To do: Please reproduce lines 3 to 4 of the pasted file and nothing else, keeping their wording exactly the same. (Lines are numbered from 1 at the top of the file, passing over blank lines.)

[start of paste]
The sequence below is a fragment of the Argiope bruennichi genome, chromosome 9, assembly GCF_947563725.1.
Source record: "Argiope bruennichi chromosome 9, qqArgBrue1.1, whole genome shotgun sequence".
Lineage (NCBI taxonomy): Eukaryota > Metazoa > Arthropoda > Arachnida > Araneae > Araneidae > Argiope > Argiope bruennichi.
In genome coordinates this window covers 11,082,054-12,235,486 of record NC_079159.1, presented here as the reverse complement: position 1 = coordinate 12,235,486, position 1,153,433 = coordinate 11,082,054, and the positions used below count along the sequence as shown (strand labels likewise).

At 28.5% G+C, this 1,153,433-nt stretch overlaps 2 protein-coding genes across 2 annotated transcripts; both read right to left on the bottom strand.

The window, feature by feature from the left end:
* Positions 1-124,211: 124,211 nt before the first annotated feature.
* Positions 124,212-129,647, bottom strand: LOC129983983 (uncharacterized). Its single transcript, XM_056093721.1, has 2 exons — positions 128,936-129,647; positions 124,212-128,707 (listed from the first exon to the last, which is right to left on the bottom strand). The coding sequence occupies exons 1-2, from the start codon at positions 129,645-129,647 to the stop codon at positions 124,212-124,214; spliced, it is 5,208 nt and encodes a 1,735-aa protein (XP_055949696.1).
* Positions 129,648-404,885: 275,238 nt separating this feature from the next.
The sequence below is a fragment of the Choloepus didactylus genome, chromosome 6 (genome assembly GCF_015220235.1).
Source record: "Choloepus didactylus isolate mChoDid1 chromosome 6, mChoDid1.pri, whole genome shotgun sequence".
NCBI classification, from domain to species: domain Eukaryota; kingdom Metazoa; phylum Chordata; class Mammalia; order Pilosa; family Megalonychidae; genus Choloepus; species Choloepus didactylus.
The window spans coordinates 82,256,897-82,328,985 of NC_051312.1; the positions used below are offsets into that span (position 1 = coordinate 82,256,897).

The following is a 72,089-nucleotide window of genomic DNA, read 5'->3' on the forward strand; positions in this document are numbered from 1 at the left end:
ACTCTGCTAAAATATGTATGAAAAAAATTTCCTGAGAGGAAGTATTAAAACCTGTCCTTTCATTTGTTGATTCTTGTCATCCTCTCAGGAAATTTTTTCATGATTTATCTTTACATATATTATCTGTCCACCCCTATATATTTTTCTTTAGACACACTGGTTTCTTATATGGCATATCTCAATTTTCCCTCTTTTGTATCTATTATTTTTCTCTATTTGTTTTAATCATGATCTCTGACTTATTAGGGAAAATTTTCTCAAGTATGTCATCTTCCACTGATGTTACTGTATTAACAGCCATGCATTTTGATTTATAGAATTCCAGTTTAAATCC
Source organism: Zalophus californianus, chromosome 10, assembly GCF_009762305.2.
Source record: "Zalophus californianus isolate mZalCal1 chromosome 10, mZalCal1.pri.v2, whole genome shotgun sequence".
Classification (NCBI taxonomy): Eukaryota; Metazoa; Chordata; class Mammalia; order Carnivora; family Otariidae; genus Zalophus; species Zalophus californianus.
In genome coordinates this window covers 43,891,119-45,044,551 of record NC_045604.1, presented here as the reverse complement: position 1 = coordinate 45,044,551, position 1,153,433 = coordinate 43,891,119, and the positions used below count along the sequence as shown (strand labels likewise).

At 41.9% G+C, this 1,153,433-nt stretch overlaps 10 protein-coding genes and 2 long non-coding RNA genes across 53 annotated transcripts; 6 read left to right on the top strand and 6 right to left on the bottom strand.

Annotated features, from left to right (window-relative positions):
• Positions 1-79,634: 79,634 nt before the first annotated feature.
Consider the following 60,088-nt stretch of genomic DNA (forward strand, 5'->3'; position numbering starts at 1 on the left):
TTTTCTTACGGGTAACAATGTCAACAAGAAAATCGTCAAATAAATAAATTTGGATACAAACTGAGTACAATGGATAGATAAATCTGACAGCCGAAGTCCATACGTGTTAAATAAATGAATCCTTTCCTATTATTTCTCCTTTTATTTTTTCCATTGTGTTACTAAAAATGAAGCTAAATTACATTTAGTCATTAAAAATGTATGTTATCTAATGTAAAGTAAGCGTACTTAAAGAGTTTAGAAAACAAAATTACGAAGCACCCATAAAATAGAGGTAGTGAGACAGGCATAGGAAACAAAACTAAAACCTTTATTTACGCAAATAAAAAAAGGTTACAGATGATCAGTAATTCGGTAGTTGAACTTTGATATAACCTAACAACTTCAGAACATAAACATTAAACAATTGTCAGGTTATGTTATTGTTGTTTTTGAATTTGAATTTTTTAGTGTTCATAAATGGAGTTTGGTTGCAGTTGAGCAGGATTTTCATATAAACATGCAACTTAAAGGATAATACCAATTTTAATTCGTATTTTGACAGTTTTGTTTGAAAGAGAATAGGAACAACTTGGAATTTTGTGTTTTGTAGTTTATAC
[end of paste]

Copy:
Lineage (NCBI taxonomy): Eukaryota > Metazoa > Arthropoda > Arachnida > Araneae > Araneidae > Argiope > Argiope bruennichi.
In genome coordinates this window covers 11,082,054-12,235,486 of record NC_079159.1, presented here as the reverse complement: position 1 = coordinate 12,235,486, position 1,153,433 = coordinate 11,082,054, and the positions used below count along the sequence as shown (strand labels likewise).